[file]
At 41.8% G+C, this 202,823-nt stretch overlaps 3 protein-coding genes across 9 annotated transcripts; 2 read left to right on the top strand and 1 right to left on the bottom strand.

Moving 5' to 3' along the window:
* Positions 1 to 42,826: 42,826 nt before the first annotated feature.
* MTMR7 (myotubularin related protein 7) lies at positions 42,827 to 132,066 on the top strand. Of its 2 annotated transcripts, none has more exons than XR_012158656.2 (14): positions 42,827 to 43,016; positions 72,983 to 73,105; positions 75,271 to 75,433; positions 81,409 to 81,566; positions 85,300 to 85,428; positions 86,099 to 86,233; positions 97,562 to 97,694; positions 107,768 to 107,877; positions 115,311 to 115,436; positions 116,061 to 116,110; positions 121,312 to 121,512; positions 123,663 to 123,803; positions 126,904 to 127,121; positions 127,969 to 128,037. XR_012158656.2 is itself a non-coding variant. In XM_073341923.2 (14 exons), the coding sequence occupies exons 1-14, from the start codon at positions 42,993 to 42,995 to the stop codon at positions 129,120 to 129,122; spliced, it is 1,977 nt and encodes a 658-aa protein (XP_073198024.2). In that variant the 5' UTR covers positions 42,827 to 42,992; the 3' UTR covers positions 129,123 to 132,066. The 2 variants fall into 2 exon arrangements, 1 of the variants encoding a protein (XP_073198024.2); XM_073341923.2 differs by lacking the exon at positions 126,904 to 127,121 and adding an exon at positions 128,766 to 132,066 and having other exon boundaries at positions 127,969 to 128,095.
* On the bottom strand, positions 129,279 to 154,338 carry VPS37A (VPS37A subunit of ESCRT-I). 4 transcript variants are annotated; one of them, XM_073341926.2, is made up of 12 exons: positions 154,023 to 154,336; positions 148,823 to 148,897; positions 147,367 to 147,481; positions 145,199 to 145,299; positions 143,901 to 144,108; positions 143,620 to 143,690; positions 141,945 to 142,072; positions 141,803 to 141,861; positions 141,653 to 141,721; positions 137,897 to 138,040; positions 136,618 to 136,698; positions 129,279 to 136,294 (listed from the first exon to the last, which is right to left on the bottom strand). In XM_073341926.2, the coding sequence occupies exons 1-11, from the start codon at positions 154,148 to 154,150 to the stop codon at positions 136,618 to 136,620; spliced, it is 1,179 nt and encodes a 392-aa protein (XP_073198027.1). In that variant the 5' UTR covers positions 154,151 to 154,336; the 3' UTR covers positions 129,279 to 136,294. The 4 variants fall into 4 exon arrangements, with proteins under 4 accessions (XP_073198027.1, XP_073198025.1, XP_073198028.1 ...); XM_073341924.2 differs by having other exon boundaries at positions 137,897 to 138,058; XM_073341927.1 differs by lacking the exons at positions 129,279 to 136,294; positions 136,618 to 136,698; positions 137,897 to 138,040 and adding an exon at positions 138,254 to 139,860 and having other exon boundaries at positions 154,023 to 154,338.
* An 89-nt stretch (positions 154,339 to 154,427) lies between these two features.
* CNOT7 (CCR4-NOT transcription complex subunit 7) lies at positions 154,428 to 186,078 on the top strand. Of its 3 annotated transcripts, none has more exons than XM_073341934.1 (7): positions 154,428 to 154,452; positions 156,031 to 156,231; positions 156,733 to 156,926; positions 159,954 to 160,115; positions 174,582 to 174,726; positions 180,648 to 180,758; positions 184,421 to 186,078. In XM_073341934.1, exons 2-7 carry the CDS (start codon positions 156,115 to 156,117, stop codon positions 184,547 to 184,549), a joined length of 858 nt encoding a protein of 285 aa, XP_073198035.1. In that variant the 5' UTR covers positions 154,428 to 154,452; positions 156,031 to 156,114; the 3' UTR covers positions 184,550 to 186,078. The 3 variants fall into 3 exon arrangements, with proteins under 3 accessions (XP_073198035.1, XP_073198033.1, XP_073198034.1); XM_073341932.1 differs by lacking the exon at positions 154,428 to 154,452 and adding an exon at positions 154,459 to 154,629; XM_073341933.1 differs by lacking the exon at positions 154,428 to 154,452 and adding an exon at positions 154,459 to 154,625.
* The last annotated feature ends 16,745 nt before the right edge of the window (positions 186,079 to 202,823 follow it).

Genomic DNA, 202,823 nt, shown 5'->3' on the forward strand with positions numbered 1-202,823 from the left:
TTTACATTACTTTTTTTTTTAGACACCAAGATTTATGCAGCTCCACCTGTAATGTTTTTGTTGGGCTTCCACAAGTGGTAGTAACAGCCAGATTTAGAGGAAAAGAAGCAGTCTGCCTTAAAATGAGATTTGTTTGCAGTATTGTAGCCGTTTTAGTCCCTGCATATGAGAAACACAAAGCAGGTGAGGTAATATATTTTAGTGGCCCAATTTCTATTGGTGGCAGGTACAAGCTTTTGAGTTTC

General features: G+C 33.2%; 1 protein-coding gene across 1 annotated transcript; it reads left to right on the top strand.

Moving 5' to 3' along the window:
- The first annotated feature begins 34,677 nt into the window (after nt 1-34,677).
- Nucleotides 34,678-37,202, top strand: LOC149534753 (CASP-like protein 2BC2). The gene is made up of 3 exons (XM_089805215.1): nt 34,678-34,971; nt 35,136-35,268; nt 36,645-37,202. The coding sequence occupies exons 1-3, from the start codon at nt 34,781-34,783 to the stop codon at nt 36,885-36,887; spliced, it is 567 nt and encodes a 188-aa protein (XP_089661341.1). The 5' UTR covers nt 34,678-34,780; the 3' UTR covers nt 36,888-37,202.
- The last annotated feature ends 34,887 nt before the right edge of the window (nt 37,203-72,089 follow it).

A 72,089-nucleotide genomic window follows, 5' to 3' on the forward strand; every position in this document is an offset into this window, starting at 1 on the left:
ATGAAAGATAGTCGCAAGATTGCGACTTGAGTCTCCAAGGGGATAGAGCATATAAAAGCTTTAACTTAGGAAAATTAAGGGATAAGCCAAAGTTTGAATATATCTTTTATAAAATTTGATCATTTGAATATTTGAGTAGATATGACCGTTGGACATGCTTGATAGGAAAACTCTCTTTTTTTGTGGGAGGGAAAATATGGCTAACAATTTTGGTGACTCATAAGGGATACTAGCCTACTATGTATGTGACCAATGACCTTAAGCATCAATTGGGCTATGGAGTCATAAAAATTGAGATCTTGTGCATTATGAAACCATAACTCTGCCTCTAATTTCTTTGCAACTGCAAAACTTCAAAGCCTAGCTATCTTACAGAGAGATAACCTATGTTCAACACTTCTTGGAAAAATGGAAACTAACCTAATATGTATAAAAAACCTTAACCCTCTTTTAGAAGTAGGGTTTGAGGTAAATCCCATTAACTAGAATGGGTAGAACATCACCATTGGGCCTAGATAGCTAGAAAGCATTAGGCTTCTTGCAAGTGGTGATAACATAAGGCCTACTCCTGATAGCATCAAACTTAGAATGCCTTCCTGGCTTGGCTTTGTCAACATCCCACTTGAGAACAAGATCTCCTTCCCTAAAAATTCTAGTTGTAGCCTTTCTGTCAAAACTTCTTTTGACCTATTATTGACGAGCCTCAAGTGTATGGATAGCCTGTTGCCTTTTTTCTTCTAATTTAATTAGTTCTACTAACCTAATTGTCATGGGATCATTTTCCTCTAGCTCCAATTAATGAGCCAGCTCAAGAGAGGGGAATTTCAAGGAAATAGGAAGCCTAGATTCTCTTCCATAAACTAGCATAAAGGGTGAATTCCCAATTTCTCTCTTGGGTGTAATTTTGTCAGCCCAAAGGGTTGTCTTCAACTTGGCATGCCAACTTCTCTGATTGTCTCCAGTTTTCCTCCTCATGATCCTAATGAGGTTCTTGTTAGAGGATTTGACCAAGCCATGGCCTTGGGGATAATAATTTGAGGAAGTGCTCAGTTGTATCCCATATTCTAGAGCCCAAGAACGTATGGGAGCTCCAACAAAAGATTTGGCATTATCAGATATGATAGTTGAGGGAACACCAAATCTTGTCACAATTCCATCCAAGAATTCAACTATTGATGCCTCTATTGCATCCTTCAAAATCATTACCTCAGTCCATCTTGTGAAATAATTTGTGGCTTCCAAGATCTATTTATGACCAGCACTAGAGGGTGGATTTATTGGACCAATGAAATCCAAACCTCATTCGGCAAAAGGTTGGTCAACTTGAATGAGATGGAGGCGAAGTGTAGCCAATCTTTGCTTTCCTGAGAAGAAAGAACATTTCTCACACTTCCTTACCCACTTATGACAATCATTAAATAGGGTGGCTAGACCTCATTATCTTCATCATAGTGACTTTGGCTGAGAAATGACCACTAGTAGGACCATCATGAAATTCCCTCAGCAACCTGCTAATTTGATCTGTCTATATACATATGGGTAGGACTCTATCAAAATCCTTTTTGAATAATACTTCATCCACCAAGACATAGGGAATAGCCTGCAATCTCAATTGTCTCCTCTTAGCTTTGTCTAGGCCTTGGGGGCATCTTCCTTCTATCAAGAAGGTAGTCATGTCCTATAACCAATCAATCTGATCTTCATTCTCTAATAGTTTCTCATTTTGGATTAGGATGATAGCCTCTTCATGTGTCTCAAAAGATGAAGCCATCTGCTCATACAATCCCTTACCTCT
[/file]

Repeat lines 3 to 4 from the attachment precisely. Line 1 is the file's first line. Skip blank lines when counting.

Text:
* Positions 1 to 42,826: 42,826 nt before the first annotated feature.
* MTMR7 (myotubularin related protein 7) lies at positions 42,827 to 132,066 on the top strand. Of its 2 annotated transcripts, none has more exons than XR_012158656.2 (14): positions 42,827 to 43,016; positions 72,983 to 73,105; positions 75,271 to 75,433; positions 81,409 to 81,566; positions 85,300 to 85,428; positions 86,099 to 86,233; positions 97,562 to 97,694; positions 107,768 to 107,877; positions 115,311 to 115,436; positions 116,061 to 116,110; positions 121,312 to 121,512; positions 123,663 to 123,803; positions 126,904 to 127,121; positions 127,969 to 128,037. XR_012158656.2 is itself a non-coding variant. In XM_073341923.2 (14 exons), the coding sequence occupies exons 1-14, from the start codon at positions 42,993 to 42,995 to the stop codon at positions 129,120 to 129,122; spliced, it is 1,977 nt and encodes a 658-aa protein (XP_073198024.2). In that variant the 5' UTR covers positions 42,827 to 42,992; the 3' UTR covers positions 129,123 to 132,066. The 2 variants fall into 2 exon arrangements, 1 of the variants encoding a protein (XP_073198024.2); XM_073341923.2 differs by lacking the exon at positions 126,904 to 127,121 and adding an exon at positions 128,766 to 132,066 and having other exon boundaries at positions 127,969 to 128,095.